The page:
CARBORUNDUM UNIVERSAL LTD Vs. ESI CORPORATION TRICHUR
HIGH COURT OF KERALA
CARBORUNDUM UNIVERSAL LTD.
ESI CORPORATION, TRICHUR
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(1.) The question arising for decision in these appeals is the same. The question concerns the liability of the appellant in these appeals to pay contribution to the respondent, the Employees State Insurance Corporation under the provisions of the State Insurance Act in respect of the workmen of the appellant company on the basis of the payment of incentive wages for production above a fixed norm for a group. Whether such payment is to be taken as wages for the purpose of calculating the remuneration payable under the Act was the controversy The two appeals relate to the question raised for two different periods but between the same parties. The Employees Insurance Court examined the position and held that on the terms concerning the payment of incentive wages, it has to be considered as remuneration coming within the meaning of the term as defined in S.22(2) of the Employees State Insurance Act. That is challenged in those appeals.
(2.) The term 'wages' is defined in S.2(22) to read:
"Wages means all remuneration paid or payable in cash to an employee, if the terms of the contract of employment, express or implied, were fulfilled and includes any payment to an employee in respect of any period of authorised leave, lock-out, strike which is not illegal or lay off and other additional remuneration, if any, paid at intervals not exceeding two months, but does not include --
(a) any contribution paid by the employer to any pension fund or provident fund or under this Act;
(b) any travelling allowance or the value of any travelling concession;
(c) any sum paid to the person employed to defray special expenses entailed on him by the nature of his employment, or
(d) any gratuity payable on discharge."
Everything that is paid in cash to an employee may not be remuneration. There may be cash payments made by the employer which payments the employee may not be entitled to insist upon. Just as, there is an obligation on the employer to pay, there must be a right in the employee to demand as of right. Then only it would become remuneration payable. To put it in other words, it must be payable under the contract of employment. Where the management introduces a scheme to pay some incentive to workmen, if it is as a result of a settlement binding on both parties, necessarily the terms of the settlement become terms of the contract of employment between the parties. If on the other hand, it is introduced under a scheme under which it is open to the employer to withdraw it, alter, vary or modify it without reference to the employees and without their consent or without any binding settlement, it is a payment for which the assent is unilateral and, therefore, cannot be said to be a payment made" in accordance with the terms of the employment. Consequently, it would not be wages within the meaning of S.2(22). It appears to, us that this is the test by which we should determine whether any payment in a given case is wages or not.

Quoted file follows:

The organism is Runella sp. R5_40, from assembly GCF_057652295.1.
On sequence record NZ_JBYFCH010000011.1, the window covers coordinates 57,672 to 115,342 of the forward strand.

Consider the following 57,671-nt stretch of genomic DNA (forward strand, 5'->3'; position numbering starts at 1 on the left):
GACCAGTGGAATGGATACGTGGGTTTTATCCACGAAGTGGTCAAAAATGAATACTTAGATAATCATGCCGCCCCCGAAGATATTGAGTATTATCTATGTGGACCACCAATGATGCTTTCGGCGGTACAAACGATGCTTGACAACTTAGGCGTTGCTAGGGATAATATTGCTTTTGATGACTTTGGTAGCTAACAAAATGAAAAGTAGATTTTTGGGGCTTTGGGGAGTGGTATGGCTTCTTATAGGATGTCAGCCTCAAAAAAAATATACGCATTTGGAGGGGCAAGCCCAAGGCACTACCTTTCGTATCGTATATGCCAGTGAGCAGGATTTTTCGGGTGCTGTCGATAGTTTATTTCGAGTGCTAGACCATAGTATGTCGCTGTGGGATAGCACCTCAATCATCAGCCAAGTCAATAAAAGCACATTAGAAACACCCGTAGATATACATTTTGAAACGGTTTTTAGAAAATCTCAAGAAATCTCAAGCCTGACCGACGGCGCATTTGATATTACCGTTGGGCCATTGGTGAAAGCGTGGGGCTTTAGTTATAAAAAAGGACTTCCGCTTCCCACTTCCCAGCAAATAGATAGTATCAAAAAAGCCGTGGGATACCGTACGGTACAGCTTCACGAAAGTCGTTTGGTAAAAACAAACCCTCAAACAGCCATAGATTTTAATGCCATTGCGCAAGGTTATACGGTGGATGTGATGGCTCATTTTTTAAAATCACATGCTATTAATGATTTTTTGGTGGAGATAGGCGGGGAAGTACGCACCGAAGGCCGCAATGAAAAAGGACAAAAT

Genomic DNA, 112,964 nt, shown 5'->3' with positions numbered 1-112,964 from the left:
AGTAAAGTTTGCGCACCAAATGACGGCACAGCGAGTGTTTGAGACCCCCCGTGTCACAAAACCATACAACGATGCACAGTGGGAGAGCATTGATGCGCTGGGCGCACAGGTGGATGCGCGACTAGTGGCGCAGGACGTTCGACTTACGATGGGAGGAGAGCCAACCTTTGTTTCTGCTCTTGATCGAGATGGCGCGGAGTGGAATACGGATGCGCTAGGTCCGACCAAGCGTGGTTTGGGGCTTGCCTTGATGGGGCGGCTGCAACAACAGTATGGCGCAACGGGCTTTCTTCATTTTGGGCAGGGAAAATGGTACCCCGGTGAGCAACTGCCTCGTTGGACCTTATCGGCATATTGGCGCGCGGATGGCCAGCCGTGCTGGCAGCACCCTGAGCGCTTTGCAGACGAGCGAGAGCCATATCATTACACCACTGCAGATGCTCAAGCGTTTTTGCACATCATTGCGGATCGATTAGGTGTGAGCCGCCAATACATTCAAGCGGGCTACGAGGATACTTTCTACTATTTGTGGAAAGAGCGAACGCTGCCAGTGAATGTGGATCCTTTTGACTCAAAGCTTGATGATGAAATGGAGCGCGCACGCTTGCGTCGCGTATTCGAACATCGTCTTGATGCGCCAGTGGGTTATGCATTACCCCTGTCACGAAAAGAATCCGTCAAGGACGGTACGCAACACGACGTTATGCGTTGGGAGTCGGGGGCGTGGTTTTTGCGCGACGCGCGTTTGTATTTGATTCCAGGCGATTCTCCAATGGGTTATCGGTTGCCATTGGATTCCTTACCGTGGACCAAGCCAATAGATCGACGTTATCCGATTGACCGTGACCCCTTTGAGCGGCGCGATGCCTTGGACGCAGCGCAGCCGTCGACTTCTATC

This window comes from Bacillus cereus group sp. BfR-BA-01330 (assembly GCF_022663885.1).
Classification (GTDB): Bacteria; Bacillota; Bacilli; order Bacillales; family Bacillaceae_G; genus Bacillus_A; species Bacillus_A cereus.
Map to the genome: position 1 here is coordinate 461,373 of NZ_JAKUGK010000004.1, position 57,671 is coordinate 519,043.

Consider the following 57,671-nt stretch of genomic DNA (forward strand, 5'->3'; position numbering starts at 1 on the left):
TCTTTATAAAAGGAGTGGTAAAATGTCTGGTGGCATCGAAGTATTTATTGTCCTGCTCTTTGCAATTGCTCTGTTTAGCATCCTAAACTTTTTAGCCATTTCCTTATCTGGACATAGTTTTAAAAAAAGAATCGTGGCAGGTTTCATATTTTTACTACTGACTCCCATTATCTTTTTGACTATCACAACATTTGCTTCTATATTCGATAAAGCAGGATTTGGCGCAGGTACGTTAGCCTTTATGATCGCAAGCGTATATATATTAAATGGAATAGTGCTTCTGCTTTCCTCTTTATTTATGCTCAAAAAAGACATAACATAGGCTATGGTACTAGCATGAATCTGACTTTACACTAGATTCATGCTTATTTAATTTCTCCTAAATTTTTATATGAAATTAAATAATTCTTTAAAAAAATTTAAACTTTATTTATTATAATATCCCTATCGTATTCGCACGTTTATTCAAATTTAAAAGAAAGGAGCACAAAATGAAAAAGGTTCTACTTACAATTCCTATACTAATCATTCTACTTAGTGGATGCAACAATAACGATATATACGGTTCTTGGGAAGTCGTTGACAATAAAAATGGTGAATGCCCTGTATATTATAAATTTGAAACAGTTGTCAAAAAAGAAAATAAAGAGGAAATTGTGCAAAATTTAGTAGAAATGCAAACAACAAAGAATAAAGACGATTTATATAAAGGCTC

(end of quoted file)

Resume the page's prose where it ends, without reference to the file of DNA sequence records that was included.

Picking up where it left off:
(3.) In the case before us, the applicant which is a public limited company having a factory at Edappally disputes the liability for payment of contribution on that part of the wages paid to its workmen which is said to be incentive payments. The amounts so paid are in terms of a settlement dated 9-6-1971 which itself is in renewal of a prior settlement. The settlement Ext. P2 dated 9-6-1971 was in renewal of Ext. P1 dated 26-9-1970. Ext. P1 settlement provided for the introduction of a group incentive scheme under which money is payable for performances by the group above the norm fixed by mutual agreement of the parties. Clause.13 of Ext. P2 which was executed on renewal of the earlier settlement revised the norm fixed earlier. For all practical purposes, the terms may be taken to be the same as in the earlier settlement, Ext. P1. Reading this scheme of settlement, the Presiding Judge of the Insurance Court found that-
(1) Ext. P1 as revised by Ext. P2 was not a scheme unilaterally implemented according to the will and pleasure of the management.
(2) There is no clause in Ext. P1 or Ext. P2 enabling the management to vary the terms of the scheme unilaterally on their own accord.
(3) There is a clause saying that the incentive earnings will not be taken into account for any other purposes such as provident fund, Gratuity and bonus under the Payment of Bonus Act.
(4) The payment is to be made on the basis of an agreement and that depends upon the workers exceeding a particular target and if they exceeded it, the management has no right to whatsoever to withdraw it according to their discretion.
On these, the court found that the remuneration was payable in the case as a term of contract of employment.;
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